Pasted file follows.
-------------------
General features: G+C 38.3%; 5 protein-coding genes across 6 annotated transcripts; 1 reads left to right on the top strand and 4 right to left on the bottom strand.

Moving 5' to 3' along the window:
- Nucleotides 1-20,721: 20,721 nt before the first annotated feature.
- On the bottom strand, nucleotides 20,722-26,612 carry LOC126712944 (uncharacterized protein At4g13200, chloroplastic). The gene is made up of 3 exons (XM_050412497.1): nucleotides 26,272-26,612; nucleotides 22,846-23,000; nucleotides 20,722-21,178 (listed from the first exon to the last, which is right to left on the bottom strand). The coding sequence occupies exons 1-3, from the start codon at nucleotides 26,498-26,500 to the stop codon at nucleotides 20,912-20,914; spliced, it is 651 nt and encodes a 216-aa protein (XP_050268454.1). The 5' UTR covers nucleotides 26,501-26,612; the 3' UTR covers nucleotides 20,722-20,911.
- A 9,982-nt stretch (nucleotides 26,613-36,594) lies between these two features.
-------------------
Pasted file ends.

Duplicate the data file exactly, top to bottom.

General features: G+C 38.3%; 5 protein-coding genes across 6 annotated transcripts; 1 reads left to right on the top strand and 4 right to left on the bottom strand.

Moving 5' to 3' along the window:
- Nucleotides 1-20,721: 20,721 nt before the first annotated feature.
- On the bottom strand, nucleotides 20,722-26,612 carry LOC126712944 (uncharacterized protein At4g13200, chloroplastic). The gene is made up of 3 exons (XM_050412497.1): nucleotides 26,272-26,612; nucleotides 22,846-23,000; nucleotides 20,722-21,178 (listed from the first exon to the last, which is right to left on the bottom strand). The coding sequence occupies exons 1-3, from the start codon at nucleotides 26,498-26,500 to the stop codon at nucleotides 20,912-20,914; spliced, it is 651 nt and encodes a 216-aa protein (XP_050268454.1). The 5' UTR covers nucleotides 26,501-26,612; the 3' UTR covers nucleotides 20,722-20,911.
- A 9,982-nt stretch (nucleotides 26,613-36,594) lies between these two features.